- The Washington Times - Sunday, April 15, 2007

The U.S. Marine Corps recently announced that home-school graduates after a long struggle to be treated equally are eligible for all enlistment programs.

The statement was made by Master Sgt. James D. Edwards, Marine Corps recruiting command public affairs chief, in a recent article in which he said: “Home-school graduates are afforded the same opportunity to enlist as graduates from public and private schools. They can sign up for all enlistment programs, as long as they are mentally, morally and physically qualified for enlistment and score appropriately on the required Armed Forces Vocational Aptitude Battery Test. And they can often receive an enlistment bonus.”

This is music to the ears of home-school graduates who desire to serve their country in the Marine Corps. It is a major breakthrough because home-school graduates have had a difficult time being recognized by military recruiters as “bona fide” high school graduates. The Marine Corps has joined the U.S. Army in welcoming home-schoolers on a level playing field with their public and private school counterparts.

Furthermore, the Marine Corps will treat home-schoolers as Tier I enlistees in its internal ranking. This ensures home-schoolers will receive any applicable enlistment bonuses.

It is gratifying to see these policy changes, as the Home School Legal Defense Association has been working for nearly 10 years to ensure that home-schoolers are treated fairly by the military.

In particular, the passage of the National Defense Authorization Act last year advanced the gains home-schoolers have made in their quest to be treated equally by the military. Section 591 of the act instructs the Pentagon to develop a policy whereby home-school graduates can compete equally with their peers from institutional schools.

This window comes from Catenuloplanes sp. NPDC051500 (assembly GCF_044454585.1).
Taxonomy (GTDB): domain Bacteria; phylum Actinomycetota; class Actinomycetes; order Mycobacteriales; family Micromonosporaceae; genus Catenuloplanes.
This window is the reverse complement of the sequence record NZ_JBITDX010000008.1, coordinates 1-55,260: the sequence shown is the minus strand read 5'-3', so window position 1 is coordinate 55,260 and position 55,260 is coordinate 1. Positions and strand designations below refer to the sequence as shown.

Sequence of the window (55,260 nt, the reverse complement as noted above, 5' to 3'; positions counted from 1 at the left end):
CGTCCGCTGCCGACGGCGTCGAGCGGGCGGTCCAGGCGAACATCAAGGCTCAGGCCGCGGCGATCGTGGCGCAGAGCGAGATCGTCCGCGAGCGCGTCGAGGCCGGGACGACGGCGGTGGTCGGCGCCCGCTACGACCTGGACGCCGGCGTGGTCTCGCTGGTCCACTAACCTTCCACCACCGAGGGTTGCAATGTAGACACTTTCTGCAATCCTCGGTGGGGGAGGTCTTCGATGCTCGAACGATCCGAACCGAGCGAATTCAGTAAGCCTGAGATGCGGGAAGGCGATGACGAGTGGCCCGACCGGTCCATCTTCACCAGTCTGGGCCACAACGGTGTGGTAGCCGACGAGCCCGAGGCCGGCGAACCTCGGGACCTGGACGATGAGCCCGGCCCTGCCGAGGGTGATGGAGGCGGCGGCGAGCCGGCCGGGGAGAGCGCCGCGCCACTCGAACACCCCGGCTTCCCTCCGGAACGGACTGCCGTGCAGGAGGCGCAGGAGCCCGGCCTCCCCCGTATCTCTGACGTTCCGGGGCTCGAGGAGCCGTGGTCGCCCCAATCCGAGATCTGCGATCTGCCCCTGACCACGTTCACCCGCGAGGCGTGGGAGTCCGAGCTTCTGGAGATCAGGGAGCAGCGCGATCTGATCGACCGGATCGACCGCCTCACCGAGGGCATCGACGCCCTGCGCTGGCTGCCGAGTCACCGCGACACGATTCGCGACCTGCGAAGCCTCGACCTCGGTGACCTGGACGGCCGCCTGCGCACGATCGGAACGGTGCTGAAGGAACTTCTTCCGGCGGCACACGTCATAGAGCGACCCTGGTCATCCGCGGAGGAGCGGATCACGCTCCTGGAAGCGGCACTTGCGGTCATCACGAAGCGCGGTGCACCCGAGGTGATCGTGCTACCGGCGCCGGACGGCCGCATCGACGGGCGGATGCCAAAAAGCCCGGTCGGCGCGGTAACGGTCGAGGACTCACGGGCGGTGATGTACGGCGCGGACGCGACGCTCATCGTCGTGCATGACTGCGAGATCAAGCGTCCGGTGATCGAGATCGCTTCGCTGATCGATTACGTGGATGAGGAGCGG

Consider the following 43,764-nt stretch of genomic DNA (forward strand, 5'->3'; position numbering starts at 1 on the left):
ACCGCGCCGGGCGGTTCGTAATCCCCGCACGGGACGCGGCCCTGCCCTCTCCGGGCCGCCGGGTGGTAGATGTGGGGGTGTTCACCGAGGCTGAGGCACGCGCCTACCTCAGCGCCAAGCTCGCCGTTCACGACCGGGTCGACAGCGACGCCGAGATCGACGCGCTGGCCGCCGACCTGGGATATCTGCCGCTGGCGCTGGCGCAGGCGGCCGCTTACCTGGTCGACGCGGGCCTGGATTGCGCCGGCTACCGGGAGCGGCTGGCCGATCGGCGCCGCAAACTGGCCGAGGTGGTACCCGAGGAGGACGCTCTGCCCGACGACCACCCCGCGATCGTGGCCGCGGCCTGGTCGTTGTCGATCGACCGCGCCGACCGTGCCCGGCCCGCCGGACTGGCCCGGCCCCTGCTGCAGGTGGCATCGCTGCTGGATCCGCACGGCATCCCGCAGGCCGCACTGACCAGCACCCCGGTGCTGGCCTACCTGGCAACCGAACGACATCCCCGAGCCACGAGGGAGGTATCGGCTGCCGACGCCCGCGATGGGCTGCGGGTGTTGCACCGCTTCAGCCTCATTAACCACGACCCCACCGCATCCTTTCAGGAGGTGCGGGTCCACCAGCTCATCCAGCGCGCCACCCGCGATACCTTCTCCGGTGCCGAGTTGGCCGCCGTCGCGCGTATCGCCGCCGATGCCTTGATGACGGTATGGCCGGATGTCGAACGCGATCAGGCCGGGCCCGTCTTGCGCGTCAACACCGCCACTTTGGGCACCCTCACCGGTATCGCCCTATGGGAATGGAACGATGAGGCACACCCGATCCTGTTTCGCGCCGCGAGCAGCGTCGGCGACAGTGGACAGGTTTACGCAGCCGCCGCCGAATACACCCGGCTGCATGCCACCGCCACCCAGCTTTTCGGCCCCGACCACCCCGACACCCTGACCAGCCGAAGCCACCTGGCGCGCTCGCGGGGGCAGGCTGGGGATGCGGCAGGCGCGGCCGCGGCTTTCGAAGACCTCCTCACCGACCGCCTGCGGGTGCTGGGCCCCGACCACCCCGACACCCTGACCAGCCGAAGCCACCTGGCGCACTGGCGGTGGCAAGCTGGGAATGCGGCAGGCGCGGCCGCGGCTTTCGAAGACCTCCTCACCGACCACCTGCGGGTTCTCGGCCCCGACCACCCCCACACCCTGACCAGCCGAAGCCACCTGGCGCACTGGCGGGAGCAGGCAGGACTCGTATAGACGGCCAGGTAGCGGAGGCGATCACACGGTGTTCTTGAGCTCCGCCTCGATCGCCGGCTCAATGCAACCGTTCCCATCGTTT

In January 2005, the Department of Defense issued a letter stating that home-schoolers were considered “preferred enlistees” and that there were no “practical limits” to the numbers of home-schoolers who could obtain entrance into the Armed Services. Since then, the Department of Defense has worked with HSLDA to resolve almost every local recruitment problem concerning home-school graduates.

HSLDA is confident that home-schoolers will succeed in the military. Data from a pilot program, which ran from 1998 to 2004 and gave home-schoolers access to the military, revealed that home-school enlistees competed successfully with their public school and private school counterparts.

For example, home-schoolers enlisting in the Army have consistently scored, on average, as high as traditional public school graduates on the Armed Forces Qualification Test. In addition, there were no legal waivers issued to home-schoolers for drug and alcohol offenses committed prior to enlistment.

HSLDA is confident that home-schoolers who enter the Marines will demonstrate all the necessary qualities to be successful, but it has been a challenge for Marine recruiters to find home-schoolers. There is no school campus to visit or public roster of home-school students. Therefore, HSLDA has stepped in and widely communicated this change of policy so home-schoolers are aware of the opportunity.

HSLDA remains committed to ensuring that home-schoolers are fully able to enlist in any military program, and it salutes the Marine Corps for recognizing the achievements of home-schooled graduates.

The change in policy by the Marine Corps is another step in the story of the modern home-school movement. One of the main goals of the movement is to ensure that home-schoolers are treated equally with students from traditional education backgrounds. Today, we are one step closer to that goal.

Michael Smith is president of the Home School Legal Defense Association. He may be contacted at 540/338-5600; or send e-mail to mediahslda.org.

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